News Archive

  • If scrolling through our newsfeeds and swiping right were Olympic sports, we’d definitely take home a medal. But while we may only be working out our thumbs, that’s not to say our phones can’t help us lead healthier, happier lives—we just need to know the right apps to download. Before you fall down the rabbit hole...
  • NEW YORK (Reuters Health) - Use of an artificial intelligence (AI)-based smartphone app can help reduce the severity of cancer pain and related hospital admissions, according to a new study. The findings were presented November 16 at the 2018 Palliative and Supportive Care in Oncology Symposium in San Diego,...
  • Medical professionals are trying new therapies in an effort to reduce cancer treatment side effects such as lack of appetite and nerve problems. Aromatherapy is one of the new treatments being used by cancer patients to combat the side effects of chemotherapy.  Chemotherapy is often the best weapon against cancer. But...
  • WEDNESDAY, Oct. 17, 2018 (American Heart Association) -- The science behind why it's so difficult to quit smoking is crystal clear: Nicotine is addictive -- reportedly as addictive as cocaine or heroin. Yet any adult can stroll into a drug store and buy a pack of cigarettes, no questions asked. "From a scientific...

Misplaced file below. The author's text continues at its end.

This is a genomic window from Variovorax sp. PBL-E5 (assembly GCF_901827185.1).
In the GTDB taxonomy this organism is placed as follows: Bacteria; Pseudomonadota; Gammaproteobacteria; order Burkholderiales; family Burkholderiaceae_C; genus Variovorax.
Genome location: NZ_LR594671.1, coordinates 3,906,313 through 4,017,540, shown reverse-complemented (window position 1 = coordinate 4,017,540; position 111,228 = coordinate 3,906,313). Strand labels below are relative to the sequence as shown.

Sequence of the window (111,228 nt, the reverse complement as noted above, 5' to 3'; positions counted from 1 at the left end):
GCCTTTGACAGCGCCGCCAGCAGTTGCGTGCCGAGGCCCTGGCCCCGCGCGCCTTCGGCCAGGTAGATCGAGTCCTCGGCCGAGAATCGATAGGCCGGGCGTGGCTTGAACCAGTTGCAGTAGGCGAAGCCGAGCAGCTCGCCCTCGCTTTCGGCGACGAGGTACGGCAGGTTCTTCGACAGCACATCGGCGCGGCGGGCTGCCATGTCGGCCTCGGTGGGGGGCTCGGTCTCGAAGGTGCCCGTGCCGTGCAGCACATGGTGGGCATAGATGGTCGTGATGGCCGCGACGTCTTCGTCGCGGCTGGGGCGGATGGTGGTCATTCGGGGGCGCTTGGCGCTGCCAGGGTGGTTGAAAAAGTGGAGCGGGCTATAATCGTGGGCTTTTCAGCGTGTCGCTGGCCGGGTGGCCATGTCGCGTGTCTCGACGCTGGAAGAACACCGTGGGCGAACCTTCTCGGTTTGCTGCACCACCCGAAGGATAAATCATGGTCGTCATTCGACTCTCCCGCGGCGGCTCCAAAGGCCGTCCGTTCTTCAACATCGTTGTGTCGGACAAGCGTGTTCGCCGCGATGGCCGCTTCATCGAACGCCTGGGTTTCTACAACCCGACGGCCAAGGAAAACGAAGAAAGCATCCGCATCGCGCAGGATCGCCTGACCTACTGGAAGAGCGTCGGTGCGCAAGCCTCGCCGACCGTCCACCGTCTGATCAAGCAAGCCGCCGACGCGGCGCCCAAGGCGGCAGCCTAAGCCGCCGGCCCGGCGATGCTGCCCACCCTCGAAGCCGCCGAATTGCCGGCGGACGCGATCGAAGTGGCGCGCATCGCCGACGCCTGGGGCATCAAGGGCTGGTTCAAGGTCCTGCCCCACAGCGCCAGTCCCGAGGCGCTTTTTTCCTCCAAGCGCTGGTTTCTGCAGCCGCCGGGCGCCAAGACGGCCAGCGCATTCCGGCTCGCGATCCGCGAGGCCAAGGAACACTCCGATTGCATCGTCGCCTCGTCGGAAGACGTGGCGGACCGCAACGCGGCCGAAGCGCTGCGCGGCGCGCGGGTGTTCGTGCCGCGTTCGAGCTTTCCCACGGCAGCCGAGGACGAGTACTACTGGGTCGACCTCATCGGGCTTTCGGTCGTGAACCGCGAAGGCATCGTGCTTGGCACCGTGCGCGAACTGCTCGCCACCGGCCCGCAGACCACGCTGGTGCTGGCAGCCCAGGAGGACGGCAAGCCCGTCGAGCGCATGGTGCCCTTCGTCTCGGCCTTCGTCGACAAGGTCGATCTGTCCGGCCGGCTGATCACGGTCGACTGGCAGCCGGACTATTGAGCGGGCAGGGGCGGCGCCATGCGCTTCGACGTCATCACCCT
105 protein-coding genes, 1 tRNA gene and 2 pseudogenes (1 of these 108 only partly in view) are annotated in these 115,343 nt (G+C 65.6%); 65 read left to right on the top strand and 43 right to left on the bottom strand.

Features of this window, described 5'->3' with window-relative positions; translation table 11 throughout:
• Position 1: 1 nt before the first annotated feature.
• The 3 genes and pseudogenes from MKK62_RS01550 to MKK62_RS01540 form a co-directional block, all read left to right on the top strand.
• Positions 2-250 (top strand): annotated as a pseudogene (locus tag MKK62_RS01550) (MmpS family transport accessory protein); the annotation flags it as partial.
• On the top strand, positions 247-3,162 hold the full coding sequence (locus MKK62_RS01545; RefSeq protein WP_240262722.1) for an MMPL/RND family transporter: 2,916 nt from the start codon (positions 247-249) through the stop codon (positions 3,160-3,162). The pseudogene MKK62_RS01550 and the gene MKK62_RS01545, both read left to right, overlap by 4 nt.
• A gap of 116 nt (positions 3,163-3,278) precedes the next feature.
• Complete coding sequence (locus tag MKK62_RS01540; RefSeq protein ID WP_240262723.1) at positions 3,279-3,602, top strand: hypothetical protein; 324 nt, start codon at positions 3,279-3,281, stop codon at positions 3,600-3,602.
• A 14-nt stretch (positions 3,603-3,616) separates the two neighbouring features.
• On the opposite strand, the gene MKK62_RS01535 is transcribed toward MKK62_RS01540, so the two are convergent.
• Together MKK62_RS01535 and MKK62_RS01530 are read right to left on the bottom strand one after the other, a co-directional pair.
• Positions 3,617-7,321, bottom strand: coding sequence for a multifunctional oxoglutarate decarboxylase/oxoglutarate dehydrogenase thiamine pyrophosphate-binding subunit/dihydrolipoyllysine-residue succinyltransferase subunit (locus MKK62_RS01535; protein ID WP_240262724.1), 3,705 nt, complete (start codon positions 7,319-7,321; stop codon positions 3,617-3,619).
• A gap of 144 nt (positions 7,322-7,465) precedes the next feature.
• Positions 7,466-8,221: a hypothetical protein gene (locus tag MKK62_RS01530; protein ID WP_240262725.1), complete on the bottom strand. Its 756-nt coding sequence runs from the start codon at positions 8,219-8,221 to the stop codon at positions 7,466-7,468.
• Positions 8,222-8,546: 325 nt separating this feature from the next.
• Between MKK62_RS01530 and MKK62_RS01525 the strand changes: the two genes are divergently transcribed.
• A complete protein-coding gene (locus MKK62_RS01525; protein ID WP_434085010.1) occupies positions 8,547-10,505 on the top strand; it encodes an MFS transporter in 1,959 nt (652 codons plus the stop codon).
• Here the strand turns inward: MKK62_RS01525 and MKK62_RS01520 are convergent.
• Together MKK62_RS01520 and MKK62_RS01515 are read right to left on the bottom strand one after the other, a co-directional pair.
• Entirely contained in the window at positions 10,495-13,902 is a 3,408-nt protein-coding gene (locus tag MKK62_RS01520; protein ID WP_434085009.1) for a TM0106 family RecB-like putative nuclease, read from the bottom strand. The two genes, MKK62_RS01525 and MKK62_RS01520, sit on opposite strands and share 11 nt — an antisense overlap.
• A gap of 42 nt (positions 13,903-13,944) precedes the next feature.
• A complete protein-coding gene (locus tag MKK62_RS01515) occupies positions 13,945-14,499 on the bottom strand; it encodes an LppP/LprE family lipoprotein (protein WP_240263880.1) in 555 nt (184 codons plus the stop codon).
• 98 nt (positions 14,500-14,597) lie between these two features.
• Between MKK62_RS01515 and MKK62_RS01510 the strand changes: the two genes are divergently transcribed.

• A Healthline writer recalls his conversations over the years with the billionaire philanthropist about how to live with cancer. “Don’t focus on the statistics because you just don’t know if you’re going to be in that 90 percent or in that 10 percent.” — Paul Allen (Getty Images) For all his well-documented success,...
  • (Reuters Health) - Art museums may have an analgesic effect on chronic pain, a small study suggests. Chronic pain sufferers who took guided tours of art museums felt less discomfort and unpleasantness related to their pain shortly afterward, researchers found. The researchers invited 54 visitors to the Crocker Art...
  • MyFitnessPal 1) MyFitnessPal MyFitnessPal has been around for a while, but it’s still the best app for tracking and motivation. Ranked as the #1 Health and Fitness app on iTunes, this app pushes users to keep tabs on their diet programs through an easy-to-use database that offers nutrition information for over 5...
  • You may find that cancer or cancer treatment has affected your sense of taste. Food may seem to lack flavor or taste too sweet, salty or metallic. Usually these changes are temporary and will improve with time. In the meantime, do what you can to maintain your calorie intake and meet your body's protein, vitamin and...
  • Sometimes cancer or cancer treatment can affect your appetite. Though you might not feel like eating, it's important to do what you can to maintain your calorie, protein and fluid intake during cancer treatment. Use this information to help plan meals and snacks that will be more appealing and provide the nutrition...
  • The timing of your last meal of the day may affect your risk of certain cancers, according to a new study. Researchers found that eating dinner before 9 p.m. or leaving at least two hours between dinner and bedtime can lower the risk of breast and prostate cancer by about 20 percent. The findings “highlight the...